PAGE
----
…farmers say delay in payment is frustrating
More than 100 farmers in Naja and Dogar gewogs of Paro still await payment for the cabbage they sold to the Department of Agricultural Marketing and Cooperatives (DAMC) in July of this year.
DAMC bought the cabbage from the farmers as an interim measure before the Food Corporation of Bhutan began buying the produce.
According to Wanakha tshogpa Jamphel Dorji, farmers from the two chiwogs under Naja gewog, and some farmers from Dogar gewog, have not been paid yet. He said that it has been more than two months, and people have started posing questions to gewog officials.
Dorji said that some farmers have been paid, but many have yet to receive payment. “Farmers and local government officials have been following up, but many farmers still haven’t been paid.”
According to Dorji, DAMC officials said that they were waiting for a budget release from the finance ministry. The pending amount was to be disbursed soon afterwards, but there are farmers still awaiting payment.
Cabbage is the only source of income for most of the farmers. Jamphel Dorji said that the cabbage growers are facing significant challenges to make ends meet. “Some borrow money to meet urgent needs, promising to repay the debt as soon as DAMC pays them.”
Dorji said that although for many farmers, the anticipated payment is for only around 30 bags of cabbages, clearing the amount would help them.
Zhangko, a farmer from Wanakha, sold 60 bags of cabbage worth around Nu 35,000. He said he has been using social media to communicate with DAMC and gewog officials.
Zhangko said that the farmers have to repay the money they’ve borrowed, and the delay is causing substantial losses to the farmers in interest.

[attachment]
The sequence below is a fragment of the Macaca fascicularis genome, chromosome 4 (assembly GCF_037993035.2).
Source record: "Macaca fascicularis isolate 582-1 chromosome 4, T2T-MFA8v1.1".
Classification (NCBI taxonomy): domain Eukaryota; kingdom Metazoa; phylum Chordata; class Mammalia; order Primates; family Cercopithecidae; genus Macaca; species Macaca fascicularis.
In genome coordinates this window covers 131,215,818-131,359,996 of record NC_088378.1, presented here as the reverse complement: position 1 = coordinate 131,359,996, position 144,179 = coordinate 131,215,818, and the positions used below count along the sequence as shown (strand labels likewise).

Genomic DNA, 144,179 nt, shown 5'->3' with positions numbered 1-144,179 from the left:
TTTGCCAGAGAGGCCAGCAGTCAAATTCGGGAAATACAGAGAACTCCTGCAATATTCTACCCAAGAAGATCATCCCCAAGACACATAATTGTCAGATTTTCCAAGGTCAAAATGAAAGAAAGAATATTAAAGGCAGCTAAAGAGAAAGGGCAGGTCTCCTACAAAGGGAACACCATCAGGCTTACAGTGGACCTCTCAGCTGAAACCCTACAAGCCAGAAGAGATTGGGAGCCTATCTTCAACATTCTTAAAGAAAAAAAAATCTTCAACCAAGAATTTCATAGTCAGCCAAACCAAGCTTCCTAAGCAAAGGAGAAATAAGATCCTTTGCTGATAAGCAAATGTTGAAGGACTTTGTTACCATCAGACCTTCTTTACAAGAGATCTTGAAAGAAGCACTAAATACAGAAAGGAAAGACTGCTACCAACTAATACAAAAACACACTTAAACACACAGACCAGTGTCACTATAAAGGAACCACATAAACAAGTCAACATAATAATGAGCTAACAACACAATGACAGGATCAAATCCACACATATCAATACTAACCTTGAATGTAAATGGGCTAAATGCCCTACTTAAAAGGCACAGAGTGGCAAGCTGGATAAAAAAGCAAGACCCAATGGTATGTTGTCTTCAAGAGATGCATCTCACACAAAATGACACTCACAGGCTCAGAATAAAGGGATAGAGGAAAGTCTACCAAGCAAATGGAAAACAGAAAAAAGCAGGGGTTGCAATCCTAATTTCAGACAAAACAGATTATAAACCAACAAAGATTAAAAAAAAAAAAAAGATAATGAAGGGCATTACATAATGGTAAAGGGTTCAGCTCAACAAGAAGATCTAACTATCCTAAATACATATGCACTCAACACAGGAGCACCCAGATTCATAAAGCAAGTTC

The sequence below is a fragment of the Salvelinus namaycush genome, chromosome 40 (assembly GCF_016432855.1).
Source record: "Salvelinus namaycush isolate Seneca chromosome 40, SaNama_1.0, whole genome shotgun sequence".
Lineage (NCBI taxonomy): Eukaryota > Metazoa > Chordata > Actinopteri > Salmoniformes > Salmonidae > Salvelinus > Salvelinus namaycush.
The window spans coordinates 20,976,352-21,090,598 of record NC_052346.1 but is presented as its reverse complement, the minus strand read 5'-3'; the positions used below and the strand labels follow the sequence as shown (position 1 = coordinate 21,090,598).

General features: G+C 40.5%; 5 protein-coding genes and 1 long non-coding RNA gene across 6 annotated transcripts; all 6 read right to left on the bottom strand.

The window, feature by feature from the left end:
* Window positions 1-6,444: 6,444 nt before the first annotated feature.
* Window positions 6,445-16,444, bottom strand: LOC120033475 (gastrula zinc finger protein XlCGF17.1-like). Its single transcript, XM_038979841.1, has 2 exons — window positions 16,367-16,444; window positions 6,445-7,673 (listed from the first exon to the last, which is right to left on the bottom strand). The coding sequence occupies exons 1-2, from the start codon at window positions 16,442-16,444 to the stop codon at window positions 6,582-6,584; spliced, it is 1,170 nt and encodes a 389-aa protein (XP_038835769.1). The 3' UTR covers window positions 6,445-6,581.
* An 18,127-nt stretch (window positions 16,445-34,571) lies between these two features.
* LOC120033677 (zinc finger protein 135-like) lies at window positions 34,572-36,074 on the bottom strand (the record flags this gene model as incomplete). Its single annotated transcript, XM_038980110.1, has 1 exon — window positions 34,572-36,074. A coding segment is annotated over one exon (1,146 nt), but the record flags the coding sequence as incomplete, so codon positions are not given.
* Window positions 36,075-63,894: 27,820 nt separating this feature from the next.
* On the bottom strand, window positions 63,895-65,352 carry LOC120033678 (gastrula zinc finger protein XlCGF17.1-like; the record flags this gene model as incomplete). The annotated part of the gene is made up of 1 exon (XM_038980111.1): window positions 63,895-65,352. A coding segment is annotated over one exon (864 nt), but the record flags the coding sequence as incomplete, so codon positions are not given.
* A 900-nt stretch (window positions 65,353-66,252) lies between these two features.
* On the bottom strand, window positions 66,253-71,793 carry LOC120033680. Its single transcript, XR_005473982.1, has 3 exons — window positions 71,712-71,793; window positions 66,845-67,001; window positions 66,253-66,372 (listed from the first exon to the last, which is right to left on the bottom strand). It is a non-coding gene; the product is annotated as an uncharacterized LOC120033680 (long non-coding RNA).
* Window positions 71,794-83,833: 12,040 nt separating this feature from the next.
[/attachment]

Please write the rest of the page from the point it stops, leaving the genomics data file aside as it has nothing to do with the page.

Another farmer from Zursuna, Lhab Tshering, said that DAMC collected about 5,000 bags of cabbages after farmers sought help from the Ministry of Agriculture and Forests when they could not export their produce.
He said that farmers are disappointed with the delay in payment.
A DAMC official said the department was asked to collect cabbages before the FCB could step in. He stated that DAMC had a limited budget for the intervention, and the amount was exhausted within a few days.
According to the DAMC official, the department was then instructed to buy the produce back on credit. The interim measure reportedly concluded after two weeks. “The officials compiled and submitted the expenses incurred to the government to repay and cover the cost of the intervention.”
He further stated that the department has insufficient funds to clear the credit, and is waiting for the government to release the necessary amount. If DAMC receives the amount, he said, it will disburse payment immediately.
The official claimed that almost 95 percent of the cabbages were rotten at the collection centre, and those in sellable condition were exported.
“We, as the buyer, never got paid the full amount as the produce rotted on the way and couldn’t be sold. It was not an effective measure,” he said.
DAMC reportedly accrued a credit of around Nu 12 million to establish collection points, payment to farmers, and transportation charges.
Edited by Tshering Palden